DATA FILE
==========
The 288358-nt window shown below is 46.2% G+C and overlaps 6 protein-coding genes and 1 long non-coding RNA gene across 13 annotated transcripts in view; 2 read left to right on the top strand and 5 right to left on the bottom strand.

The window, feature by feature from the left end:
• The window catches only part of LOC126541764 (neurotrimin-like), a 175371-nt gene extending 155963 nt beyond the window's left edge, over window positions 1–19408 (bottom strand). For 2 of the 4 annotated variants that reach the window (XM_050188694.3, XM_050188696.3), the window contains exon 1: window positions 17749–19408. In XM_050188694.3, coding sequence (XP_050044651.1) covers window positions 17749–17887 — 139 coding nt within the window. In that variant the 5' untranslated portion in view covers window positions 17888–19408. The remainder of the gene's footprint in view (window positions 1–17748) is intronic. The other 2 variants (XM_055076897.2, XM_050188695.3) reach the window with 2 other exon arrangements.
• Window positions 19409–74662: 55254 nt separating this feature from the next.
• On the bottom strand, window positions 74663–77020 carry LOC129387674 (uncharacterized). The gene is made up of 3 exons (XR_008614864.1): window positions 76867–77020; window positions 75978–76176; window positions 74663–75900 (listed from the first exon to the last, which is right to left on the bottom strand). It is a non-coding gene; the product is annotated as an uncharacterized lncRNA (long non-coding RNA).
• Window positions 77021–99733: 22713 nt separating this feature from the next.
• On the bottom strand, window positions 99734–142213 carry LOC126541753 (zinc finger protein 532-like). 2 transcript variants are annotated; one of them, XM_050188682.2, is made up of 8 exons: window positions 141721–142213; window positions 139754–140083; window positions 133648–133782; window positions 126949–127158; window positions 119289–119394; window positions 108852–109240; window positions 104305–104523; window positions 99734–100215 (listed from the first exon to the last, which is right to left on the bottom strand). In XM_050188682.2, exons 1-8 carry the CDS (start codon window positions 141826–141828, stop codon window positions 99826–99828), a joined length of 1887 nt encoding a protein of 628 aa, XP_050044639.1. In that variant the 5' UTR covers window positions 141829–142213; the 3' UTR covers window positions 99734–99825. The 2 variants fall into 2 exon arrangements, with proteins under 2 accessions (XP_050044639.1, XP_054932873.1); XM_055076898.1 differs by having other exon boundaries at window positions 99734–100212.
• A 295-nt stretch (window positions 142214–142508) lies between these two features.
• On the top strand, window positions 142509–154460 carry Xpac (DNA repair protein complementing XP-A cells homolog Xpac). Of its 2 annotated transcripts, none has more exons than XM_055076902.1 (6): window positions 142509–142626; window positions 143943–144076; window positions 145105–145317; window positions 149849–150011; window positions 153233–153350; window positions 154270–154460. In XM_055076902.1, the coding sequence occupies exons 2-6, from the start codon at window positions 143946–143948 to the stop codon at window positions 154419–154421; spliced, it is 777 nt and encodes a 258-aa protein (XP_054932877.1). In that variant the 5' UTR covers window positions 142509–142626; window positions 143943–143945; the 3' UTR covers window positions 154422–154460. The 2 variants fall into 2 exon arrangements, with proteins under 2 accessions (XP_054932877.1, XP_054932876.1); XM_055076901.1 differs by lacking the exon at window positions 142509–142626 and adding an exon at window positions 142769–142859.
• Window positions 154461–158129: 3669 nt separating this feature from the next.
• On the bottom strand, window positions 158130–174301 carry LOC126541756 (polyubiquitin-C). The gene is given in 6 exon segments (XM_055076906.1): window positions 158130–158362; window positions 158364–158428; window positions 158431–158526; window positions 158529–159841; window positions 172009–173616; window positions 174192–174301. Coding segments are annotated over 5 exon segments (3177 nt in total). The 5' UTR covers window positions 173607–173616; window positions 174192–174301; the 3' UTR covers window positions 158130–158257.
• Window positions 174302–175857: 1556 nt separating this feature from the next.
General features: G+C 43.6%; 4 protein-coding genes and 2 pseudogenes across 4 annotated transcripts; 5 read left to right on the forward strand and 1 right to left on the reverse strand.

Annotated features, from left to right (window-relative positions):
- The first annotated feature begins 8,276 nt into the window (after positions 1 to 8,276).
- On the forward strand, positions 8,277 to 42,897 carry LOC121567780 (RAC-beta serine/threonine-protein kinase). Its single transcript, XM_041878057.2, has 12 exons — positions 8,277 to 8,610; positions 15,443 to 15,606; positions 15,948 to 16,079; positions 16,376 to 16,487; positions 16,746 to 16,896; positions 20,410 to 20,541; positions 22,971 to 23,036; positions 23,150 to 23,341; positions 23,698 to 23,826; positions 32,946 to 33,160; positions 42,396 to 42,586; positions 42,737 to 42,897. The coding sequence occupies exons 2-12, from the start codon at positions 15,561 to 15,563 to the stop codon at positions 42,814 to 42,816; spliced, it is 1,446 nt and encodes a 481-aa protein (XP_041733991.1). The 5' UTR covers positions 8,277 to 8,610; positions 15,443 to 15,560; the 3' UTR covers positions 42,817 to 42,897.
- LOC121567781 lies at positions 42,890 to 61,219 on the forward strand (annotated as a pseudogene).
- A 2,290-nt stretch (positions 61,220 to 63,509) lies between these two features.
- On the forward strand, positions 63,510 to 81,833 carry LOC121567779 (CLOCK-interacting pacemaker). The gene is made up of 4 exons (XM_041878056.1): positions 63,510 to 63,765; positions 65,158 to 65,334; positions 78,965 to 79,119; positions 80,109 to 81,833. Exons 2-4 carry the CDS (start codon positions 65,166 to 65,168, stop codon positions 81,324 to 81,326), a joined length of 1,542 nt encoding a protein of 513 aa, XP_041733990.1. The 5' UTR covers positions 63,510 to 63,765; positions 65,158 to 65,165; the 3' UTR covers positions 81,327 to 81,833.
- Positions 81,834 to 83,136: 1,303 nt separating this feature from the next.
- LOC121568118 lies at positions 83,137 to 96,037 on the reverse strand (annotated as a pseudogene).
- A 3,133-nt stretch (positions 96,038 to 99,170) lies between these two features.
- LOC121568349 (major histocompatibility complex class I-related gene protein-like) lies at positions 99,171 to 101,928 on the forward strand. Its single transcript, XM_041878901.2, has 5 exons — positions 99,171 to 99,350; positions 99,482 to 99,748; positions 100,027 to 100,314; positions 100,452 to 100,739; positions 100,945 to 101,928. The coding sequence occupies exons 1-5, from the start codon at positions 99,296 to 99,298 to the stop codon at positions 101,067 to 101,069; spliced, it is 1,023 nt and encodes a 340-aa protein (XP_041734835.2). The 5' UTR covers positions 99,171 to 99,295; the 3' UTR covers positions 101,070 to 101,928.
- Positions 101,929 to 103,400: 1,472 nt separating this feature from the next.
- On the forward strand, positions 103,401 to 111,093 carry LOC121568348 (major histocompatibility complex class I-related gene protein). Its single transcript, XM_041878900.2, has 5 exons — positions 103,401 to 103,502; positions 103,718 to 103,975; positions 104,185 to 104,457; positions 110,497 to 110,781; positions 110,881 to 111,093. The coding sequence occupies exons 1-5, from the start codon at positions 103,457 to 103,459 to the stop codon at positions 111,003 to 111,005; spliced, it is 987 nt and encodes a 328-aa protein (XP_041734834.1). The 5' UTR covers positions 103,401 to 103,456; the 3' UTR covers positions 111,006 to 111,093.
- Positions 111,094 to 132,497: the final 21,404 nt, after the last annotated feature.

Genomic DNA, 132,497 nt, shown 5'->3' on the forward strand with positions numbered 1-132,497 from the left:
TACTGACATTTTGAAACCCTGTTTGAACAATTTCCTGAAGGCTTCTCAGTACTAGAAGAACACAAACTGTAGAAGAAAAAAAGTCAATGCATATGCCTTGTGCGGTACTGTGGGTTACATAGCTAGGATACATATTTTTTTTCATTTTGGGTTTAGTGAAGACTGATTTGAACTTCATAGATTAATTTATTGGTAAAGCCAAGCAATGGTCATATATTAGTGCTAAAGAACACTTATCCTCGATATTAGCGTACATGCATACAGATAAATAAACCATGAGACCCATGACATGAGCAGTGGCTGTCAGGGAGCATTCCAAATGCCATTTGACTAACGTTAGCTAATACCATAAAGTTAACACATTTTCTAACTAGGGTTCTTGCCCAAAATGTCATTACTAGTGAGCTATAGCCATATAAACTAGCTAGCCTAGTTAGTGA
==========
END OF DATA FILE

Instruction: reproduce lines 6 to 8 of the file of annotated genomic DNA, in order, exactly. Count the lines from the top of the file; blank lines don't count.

• Window positions 77021–99733: 22713 nt separating this feature from the next.
• On the bottom strand, window positions 99734–142213 carry LOC126541753 (zinc finger protein 532-like). 2 transcript variants are annotated; one of them, XM_050188682.2, is made up of 8 exons: window positions 141721–142213; window positions 139754–140083; window positions 133648–133782; window positions 126949–127158; window positions 119289–119394; window positions 108852–109240; window positions 104305–104523; window positions 99734–100215 (listed from the first exon to the last, which is right to left on the bottom strand). In XM_050188682.2, exons 1-8 carry the CDS (start codon window positions 141826–141828, stop codon window positions 99826–99828), a joined length of 1887 nt encoding a protein of 628 aa, XP_050044639.1. In that variant the 5' UTR covers window positions 141829–142213; the 3' UTR covers window positions 99734–99825. The 2 variants fall into 2 exon arrangements, with proteins under 2 accessions (XP_050044639.1, XP_054932873.1); XM_055076898.1 differs by having other exon boundaries at window positions 99734–100212.
• A 295-nt stretch (window positions 142214–142508) lies between these two features.